The Early Adopter Gullibility Curve

We are used to thinking of product adoption in terms of the adoption curve and spend lots of time worrying about our Early Adopters versus our Early Majority, but what are we to make of the conspiracy theorists?

I mention it because every few years there is a rash of articles in the technology press about users who have become convinced that manufacturers have designed their products to spontaneously die after some specific amount of time. Earlier this year the Daily Telegraph reported on “The myth of the Sony ‘kill switch’” which has apparently been going on for 20 years. The Sony laptop battery fiasco last year won’t have helped, but that wasn’t what lit the fire in Japan recently. Apparently, “a bug in selected E-Series Bravia TVs meant they’d only last 1,200 hours, before refusing to power on or off. This conveniently adds up to about 3 hours watching per day for one year, the exact period of the television’s warranty. Sony issued a software patch to fix the problem.”

What is perhaps more revealing are some of the comments posted on The Telegraph’s website from users claiming to have suffered from a “kill switch”

“Apple products do the same. My iPod Touch broke 2 days after warranty expired =/ as did my Macbook which did on the last day of warranty… hmm”

“Sony Wega TV, a delightful product while it worked, broke within 6 months of warranty expiration. PlayStation 3 broke within a month of warranty expiration.”

“I had a Sony 400 disk DVD changer that failed ONE DAY after the warranty expired. I will never buy Sony again.”

“I don’t know about Sony, but I was thinking this very same thing about Panasonic. Especially their DVD players and TVs. Anyway, every Panasonic product I have ever had has broke right after the warranty ran out.”

Let’s be clear here, I’m not suggesting that there is any truth in the myth at all, but I do think it is interesting that some members of the public do. Electronics are going to fail, sometimes early, sometimes late. In fact, folks in reliability engineering call the typical failure rate the “Bathtub curve” which is a summation failures caused by parts failing early through defects, parts wearing out after a long period of time and some failing randomly at a constant rate. So, ship enough product and it is inevitable that some are going to fail on the day that the warranty runs out.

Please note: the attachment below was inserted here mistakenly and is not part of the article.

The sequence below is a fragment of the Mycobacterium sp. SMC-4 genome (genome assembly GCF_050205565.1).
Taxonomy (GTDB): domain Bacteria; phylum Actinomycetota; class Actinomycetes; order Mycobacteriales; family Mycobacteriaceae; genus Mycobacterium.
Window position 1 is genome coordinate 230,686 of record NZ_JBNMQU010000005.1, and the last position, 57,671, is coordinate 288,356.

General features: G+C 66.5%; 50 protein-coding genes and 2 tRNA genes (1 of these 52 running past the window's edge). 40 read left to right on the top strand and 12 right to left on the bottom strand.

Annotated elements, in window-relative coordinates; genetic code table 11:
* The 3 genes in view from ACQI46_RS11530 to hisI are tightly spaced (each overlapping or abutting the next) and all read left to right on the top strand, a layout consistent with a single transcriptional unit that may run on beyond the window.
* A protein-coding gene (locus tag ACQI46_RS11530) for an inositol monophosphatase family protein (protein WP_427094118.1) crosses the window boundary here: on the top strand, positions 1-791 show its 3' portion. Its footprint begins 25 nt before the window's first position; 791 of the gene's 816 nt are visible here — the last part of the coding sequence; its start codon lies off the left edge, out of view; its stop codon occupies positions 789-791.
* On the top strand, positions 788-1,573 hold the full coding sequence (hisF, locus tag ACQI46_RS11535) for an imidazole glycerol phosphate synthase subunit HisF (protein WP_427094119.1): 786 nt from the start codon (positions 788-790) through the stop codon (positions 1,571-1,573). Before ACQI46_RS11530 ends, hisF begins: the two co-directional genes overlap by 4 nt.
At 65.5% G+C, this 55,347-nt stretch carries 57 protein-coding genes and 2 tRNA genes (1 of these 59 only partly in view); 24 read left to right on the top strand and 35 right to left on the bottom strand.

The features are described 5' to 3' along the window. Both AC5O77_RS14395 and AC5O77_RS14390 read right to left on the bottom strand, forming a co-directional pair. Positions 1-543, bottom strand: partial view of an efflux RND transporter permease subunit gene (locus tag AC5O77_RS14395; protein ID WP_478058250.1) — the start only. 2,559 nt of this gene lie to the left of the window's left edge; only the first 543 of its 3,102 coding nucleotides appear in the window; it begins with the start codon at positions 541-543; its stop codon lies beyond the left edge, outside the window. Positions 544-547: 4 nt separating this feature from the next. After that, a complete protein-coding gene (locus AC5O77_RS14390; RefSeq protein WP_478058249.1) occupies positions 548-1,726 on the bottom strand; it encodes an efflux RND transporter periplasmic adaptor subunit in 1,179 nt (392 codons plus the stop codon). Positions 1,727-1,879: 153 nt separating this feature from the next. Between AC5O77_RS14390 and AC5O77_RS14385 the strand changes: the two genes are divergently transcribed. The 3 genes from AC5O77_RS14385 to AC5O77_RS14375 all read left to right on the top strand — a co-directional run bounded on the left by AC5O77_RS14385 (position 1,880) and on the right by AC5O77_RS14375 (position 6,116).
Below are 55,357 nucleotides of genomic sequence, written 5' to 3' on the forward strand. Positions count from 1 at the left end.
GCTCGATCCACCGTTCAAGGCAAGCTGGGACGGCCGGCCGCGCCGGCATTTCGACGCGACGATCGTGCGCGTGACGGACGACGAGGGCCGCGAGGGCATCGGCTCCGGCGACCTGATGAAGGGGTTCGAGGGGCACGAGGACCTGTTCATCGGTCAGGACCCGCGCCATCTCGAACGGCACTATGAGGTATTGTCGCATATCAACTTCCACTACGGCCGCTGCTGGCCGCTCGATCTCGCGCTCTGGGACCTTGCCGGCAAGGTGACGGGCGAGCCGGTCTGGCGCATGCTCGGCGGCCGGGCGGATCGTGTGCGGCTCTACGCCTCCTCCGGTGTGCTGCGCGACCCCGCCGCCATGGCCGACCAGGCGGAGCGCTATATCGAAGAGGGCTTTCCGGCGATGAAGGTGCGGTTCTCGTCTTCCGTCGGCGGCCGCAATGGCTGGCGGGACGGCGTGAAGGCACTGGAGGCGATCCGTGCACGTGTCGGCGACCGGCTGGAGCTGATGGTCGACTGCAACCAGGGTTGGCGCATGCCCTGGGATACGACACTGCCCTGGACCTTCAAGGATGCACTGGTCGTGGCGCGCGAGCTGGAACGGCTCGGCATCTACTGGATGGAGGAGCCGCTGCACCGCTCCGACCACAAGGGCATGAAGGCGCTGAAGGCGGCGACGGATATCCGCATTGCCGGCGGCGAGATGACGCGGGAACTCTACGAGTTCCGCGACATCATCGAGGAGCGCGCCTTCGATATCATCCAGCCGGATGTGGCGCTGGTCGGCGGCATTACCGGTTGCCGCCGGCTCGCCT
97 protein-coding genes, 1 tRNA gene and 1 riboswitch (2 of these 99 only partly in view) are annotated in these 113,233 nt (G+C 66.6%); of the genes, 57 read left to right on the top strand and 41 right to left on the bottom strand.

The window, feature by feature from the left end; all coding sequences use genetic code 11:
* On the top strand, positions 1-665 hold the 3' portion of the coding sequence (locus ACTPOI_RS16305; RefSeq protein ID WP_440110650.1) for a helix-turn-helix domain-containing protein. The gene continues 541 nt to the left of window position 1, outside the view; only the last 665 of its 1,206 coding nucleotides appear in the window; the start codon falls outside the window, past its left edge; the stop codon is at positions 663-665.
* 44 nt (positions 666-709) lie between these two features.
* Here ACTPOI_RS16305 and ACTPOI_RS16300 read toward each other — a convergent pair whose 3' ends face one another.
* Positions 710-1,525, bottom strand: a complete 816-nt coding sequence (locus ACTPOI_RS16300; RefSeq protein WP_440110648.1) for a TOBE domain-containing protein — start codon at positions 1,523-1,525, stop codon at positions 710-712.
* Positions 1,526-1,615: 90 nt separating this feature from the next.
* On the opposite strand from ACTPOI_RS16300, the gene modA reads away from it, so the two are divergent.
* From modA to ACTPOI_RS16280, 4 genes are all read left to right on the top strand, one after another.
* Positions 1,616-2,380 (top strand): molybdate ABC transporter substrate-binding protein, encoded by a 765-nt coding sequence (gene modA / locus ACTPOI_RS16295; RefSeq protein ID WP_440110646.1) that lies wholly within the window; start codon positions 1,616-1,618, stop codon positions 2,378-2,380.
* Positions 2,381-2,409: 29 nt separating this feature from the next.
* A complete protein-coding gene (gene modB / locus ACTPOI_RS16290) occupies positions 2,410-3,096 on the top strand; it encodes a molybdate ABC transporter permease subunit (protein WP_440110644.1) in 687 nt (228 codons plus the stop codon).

What I think is strange is that customers should jump to the conclusion that this is in some way planned. You would have thought that Early Adopters would have a finely honed sense that manufacturers struggle to bring products to market at all. Most technology companies struggle to deliver product which:

a)      does what they said it would do, and

b)      continues to perform that function for more than 5 minutes.

It is not because these guys aren’t smart, quite the contrary, they are often so smart that they’ve dreamt up functionality that no one has ever dreamed of before, and one day soon, when they’ve got it to work, they’ll dream up a reason why someone would want it.

I’d like to propose a different reason for the “kill switch” myth a more human and more realistic one; hurt. A sense of being cheated, that the manufacturer has not delivered fairly on their side of the bargain that the consumer entered into when they choose to buy their product: “I invested my trust in you and you cheated me”.

This is important to all of us in technology product management because we have to manage our relationship with our early adopters with care and understanding. So let’s deepen our understanding of what is going on here with a little curve-ology in the Early Adopter Gullibility Curve.

Stage Characteristics
The summit of susceptibility Heart palpitations, inability to concentrate, fixated on the product, inability to see reason and ultimately a willingness to part with ludicrous amounts of cash for dubious benefit.
The dawn or reality A nagging suspicion that all is not entirely well in the cloudcuckooland that you’ve been inhabiting for the last few weeks; something about the product is not quite as perfect as you’d assumed it would be.
The slide into sadness Once planted that tiny seedling of suspicion rapidly finds a foothold, fed by your inherent scepticism and you become listless and disinterested, the product becomes the butt of caustic asides.
The well of weariness You hit the pits of depression and blame the manufacturer of the product for all your woes, and in particular, your very large and unpaid credit card bill.

It is at this point that I believe the customer is most likely to embrace the conspiracy theory in preference to accepting his, and the manufacturers, stupidity.

The long tail of resignation The once Early Adopter has become a sceptic, a laggard, a proponent of “if it’s not broken, don’t fix it”, and “if X was good enough for my Dad…”.

Refreshingly, this also marks the beginning of recuperation and the customer’s dawning ability to be excited by another new class of innovation, and so the virtuous cycle continues.

(You can tell I’ve been through this cycle a few times myself, can’t you?)

Like the Chasm, this curve can be interrupted, particularly if the adopter has too much money and free time, but like all self-correcting systems, that problem will be adjusted as the cycle continues…

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